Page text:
FIRST ON FOX: Sen. Bill Hagerty, R-Tenn., is asking the Government Accountability Office if controversial Immigration and Customs Enforcement (ICE) guidance that dramatically reduced the scope of immigration enforcement could be subject to review by Congress — days after the Biden administration suffered a legal defeat in federal court over the rules.
“Give the record-setting numbers of border crossings that continue and the resulting effects upon federal, state and local governments and the American people, it is important that Congress have the opportunity to timely consider the Memoranda under the provisions of the [Congressional Review Act,] if they apply,” Hagerty said in a letter to GAO Comptroller General Gene Dodaro.
Hagerty was asking about the February ICE memo, along with parts of an earlier DHS memo, that limited agents to focusing on three categories of immigrants: those who pose a threat to national security; those who have crossed the border since Nov. 1, and those who have committed “aggravated felonies.” It followed on from Jan 20 guidance issued by the Department of Homeland Security.
Officials said the guidance does not prevent anyone from being arrested or deported. Instead, it directs resources at certain targets. However, field officers seeking to arrest someone outside of those three categories needed approval from their chain of command.
While Biden officials have said the guidance allows for the better prioritization of limited resources, Republican critics have pointed to reduced arrests and deportations and warned that the guidance can lead to the release of criminal illegal immigrants.
The guidance was dealt a blow this month when a federal judge imposed a preliminary injunction, ruling that the policy was in violation of congressional mandates, and that Louisiana and Texas, which filed the lawsuit, were likely to succeed in their claim that the policy violated the Administrative Procedures Act (APA.)
The lawsuit by Louisiana and Texas argued that narrowing arrests would cause their states harm and that also the guidelines are in breach of congressional mandates that order the detention of all criminal illegal immigrants.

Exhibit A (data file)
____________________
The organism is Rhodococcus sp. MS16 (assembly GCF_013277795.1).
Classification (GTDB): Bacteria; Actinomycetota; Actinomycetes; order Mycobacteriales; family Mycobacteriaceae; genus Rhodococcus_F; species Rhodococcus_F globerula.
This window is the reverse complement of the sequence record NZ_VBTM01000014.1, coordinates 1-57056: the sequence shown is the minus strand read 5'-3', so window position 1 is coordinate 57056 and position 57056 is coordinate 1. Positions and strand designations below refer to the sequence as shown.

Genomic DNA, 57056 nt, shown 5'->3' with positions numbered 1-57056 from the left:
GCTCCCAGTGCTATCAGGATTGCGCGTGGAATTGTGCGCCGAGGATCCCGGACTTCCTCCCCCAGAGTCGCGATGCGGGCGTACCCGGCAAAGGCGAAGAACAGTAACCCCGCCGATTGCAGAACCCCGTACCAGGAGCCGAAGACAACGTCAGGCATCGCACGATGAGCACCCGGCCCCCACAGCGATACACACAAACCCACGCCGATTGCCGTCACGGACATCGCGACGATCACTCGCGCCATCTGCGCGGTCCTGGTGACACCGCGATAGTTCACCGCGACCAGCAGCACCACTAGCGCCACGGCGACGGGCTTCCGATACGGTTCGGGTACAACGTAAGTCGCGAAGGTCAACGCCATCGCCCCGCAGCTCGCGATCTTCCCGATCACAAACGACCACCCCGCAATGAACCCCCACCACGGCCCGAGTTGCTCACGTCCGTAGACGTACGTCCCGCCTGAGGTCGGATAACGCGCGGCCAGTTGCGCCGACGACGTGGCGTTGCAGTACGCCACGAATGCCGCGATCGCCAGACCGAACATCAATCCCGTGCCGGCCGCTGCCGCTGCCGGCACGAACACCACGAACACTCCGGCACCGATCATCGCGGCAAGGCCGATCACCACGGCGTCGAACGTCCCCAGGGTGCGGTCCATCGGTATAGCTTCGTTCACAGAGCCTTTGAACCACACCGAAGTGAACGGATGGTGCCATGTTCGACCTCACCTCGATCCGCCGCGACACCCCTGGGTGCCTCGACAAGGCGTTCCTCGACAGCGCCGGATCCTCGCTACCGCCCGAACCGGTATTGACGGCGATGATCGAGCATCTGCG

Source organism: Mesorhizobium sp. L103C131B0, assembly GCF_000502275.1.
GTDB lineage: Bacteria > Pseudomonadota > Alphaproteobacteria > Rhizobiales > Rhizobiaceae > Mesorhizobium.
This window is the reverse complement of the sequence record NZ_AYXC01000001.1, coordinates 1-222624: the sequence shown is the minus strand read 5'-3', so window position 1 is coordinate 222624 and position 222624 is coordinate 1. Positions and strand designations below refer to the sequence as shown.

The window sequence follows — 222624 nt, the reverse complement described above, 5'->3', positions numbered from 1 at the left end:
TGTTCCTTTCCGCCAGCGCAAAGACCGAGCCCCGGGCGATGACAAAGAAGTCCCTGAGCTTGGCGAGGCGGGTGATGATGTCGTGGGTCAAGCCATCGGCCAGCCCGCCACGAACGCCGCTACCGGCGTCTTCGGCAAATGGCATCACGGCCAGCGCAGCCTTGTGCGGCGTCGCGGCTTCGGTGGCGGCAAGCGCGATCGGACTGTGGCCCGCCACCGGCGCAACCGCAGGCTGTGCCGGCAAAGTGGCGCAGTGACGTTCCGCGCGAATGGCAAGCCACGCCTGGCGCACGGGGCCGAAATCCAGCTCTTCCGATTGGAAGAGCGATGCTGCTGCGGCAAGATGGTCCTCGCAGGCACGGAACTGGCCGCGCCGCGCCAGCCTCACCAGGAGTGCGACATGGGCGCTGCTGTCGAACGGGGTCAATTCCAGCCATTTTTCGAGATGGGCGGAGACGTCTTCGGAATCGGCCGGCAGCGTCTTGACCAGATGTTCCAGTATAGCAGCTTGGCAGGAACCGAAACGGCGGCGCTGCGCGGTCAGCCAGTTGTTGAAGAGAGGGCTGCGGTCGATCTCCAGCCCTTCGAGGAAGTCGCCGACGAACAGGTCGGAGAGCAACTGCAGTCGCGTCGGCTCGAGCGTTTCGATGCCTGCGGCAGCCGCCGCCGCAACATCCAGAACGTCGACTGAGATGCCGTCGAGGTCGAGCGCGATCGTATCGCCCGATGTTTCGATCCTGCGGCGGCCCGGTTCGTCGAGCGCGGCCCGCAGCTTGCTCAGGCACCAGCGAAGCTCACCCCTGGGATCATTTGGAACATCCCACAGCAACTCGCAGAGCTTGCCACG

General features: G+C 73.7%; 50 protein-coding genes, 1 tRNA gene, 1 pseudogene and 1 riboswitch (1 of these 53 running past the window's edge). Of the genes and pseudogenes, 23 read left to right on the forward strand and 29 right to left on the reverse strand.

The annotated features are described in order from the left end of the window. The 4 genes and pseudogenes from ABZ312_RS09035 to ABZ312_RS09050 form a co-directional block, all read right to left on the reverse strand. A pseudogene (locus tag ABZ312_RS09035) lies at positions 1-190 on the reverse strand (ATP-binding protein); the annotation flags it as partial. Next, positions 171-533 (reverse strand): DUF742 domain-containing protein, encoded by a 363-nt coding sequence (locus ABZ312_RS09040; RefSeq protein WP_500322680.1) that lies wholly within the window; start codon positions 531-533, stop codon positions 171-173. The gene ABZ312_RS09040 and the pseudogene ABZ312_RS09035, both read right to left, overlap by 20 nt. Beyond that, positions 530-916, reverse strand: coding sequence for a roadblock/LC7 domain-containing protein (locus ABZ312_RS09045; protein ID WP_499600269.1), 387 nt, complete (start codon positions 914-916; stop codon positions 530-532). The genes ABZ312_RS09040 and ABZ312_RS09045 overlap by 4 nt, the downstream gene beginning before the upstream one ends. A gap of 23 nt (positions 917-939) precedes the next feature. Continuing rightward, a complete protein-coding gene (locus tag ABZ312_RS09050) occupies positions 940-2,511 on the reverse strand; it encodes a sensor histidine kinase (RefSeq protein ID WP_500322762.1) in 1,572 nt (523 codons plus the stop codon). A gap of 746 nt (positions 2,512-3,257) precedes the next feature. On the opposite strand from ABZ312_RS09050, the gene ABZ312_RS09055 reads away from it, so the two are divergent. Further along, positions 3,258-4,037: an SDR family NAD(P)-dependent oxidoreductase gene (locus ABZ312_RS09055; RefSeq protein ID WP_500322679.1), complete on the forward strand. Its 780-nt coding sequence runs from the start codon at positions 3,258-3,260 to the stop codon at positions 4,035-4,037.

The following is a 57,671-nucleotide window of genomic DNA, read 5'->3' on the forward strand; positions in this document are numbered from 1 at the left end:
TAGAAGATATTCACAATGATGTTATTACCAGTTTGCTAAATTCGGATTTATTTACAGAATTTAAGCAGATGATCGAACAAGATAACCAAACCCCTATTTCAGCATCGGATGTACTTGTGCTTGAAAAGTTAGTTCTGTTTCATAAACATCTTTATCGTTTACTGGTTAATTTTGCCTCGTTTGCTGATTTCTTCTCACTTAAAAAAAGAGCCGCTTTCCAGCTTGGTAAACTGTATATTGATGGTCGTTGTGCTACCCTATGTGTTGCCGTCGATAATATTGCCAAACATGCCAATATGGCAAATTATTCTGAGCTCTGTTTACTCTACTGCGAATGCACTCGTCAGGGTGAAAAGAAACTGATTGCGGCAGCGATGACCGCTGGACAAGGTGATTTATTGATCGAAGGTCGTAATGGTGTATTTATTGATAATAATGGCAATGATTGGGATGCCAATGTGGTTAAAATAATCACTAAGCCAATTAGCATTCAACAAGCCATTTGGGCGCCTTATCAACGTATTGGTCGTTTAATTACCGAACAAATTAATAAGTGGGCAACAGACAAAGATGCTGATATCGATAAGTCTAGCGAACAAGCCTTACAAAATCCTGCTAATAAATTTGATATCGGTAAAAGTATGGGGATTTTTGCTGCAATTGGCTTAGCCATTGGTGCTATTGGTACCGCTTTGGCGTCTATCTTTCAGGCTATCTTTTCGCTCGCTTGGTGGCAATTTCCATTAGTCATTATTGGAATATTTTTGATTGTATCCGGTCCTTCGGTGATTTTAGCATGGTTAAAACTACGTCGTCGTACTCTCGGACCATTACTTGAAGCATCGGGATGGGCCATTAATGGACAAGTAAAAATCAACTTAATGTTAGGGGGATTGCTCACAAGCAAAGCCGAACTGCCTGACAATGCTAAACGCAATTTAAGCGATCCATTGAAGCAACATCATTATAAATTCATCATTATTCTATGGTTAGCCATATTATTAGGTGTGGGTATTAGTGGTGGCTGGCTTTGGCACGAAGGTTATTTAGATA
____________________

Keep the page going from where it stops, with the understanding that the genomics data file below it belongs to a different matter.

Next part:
Hagerty referenced the legal ruling as he asked the GAO if it would be eligible for review under the Congressional Review Act — legislation that gives Congress the power to overturn a federal rule in certain circumstances. If the GAO finds that a rule should first have been submitted to Congress, then lawmakers can bring it up for a vote to overturn it.
Hagerty claims, similar to the arguments made in the recent lawsuit, that the memo effectively overrides federal statutes that “require detention of certain illegal aliens, including aliens convicted of serious drug offenses, crimes of moral turpitude, and certain other crimes, as well as aliens subject to a final order of removal.
“Yet the Memoranda require the deprioritization of detention of some illegal aliens within those same categories — despite that their detention is required under law — and that ICE agents obtain case-by-case preapproval from leadership, based upon several discretionary factors being doing what the law requires.”
Hagerty argues that the guidance turns a statutory requirement demanded by Congress into a discretionary option: “The result is that criminal illegal aliens who would otherwise be detained will not be detained, and taxpayers and governments will be impacted in myriad ways.”
A GAO spokesperson told Fox News that the office had received the request and will be issuing an opinion, but that there was not yet a timeframe for when.
The legal battle over the ICE guidance is the latest challenge to the Biden administration’s agenda on immigration — as it faces increasing political pressure over the massive numbers of migrant apprehensions each month, which even Biden officials have conceded is “unsustainable.”
Last week, the Supreme Court refused to stay an order that forces the Biden administration to reimplement the Trump-era “Remain-in-Mexico” policy which kept migrants in Mexico as they awaited their hearings, and was ended by the new administration.